Working with Textures in Adobe Illustrator

Updated: Jun 14, 2020

Hamburger illustration showing textures

There are lots of different ways to add visual interest to a digital file. I’ve been inspired by some of the unique art I’ve seen on Instagram lately. Lots of textures and lots of originality. It seems as though the pendulum has begun to swing in the direction of a more organic look these days. Adding texture is a great way to great way to add visual interest and create a unique signature. The trick is figuring out how some of it is done, and that’s the focus right now. I’ve worked with adding simple textures in the past, but I feel like I’ve barely scratched the surface when I look at some of the artists I’ve been following. This month I plan to dig in a little deeper and see if I can come up with some solutions of my own. At the same time, I’ll be attempting to solve some of the problems I ran into earlier with my textures. I noticed some of the blending modes I used earlier made my art skew a little darker than I would have liked. I’d also like to see if I can find a way to add more vibrant colors to my textures at the same time. My early attempts focused mainly on Photoshop, but now I’m looking into Illustrator. The technique is slightly more complicated with Illustrator because, as you know, Photoshop offers the ease of using clipping masks where Illustrator does not. The art shown here involves two different textures placed on top of the original art using different blending modes for each. I’m pretty happy with whats going on in this illustration, but for my next attempt, I’d like to try and push the envelope a little further. Stay tuned for more updates.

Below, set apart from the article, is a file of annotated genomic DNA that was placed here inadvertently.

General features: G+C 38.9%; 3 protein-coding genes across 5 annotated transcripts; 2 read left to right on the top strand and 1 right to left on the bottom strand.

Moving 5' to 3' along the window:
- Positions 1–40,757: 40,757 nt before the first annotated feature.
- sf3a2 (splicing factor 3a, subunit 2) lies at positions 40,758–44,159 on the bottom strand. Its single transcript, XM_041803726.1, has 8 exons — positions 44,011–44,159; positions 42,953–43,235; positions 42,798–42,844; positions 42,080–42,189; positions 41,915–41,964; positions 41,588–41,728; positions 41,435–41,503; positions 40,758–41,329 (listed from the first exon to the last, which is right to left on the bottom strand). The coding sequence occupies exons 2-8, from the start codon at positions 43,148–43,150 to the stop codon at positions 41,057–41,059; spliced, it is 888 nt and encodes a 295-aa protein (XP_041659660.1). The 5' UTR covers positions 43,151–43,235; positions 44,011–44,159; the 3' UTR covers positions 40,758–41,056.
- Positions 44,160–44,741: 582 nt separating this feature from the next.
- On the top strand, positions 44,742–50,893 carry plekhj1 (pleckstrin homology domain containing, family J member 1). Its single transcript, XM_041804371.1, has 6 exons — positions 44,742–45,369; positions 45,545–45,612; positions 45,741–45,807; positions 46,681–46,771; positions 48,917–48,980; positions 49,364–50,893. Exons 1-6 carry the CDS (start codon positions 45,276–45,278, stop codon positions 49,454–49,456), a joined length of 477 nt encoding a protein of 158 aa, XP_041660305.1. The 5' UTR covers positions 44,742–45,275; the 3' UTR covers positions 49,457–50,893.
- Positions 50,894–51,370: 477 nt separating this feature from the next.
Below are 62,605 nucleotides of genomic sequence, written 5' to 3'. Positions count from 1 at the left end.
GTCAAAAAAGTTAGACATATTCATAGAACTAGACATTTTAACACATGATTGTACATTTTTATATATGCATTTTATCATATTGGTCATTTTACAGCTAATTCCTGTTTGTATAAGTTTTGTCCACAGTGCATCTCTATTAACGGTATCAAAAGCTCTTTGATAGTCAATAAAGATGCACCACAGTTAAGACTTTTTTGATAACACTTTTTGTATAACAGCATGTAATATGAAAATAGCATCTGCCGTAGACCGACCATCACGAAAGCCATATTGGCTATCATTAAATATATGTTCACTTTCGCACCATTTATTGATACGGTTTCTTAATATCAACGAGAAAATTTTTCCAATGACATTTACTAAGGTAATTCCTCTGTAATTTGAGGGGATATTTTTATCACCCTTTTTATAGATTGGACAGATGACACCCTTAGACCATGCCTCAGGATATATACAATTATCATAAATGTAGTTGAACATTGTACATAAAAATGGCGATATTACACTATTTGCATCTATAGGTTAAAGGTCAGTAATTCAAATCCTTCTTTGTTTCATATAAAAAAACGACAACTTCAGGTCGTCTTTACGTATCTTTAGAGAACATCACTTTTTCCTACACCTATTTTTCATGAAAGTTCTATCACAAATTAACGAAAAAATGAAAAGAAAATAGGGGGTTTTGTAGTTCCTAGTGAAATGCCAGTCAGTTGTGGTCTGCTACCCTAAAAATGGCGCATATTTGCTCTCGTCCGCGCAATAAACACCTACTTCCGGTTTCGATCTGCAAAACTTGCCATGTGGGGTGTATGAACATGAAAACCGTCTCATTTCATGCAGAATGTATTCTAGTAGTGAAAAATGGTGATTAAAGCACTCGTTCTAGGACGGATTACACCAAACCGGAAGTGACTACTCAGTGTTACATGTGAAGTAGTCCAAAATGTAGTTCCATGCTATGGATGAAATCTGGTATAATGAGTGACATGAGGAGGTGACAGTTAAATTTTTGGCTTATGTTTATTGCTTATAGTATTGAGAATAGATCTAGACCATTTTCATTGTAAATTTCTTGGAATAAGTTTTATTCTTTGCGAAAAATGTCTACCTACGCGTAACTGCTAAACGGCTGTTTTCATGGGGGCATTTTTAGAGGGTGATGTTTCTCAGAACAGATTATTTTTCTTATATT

chameleon texture art by bob ostrom

This art was created in Adobe Illustrator using two different texture placed on top of the original image each with a different blending mode.

#illustrator #Illustration #vector #BobOstrom #Cartoon

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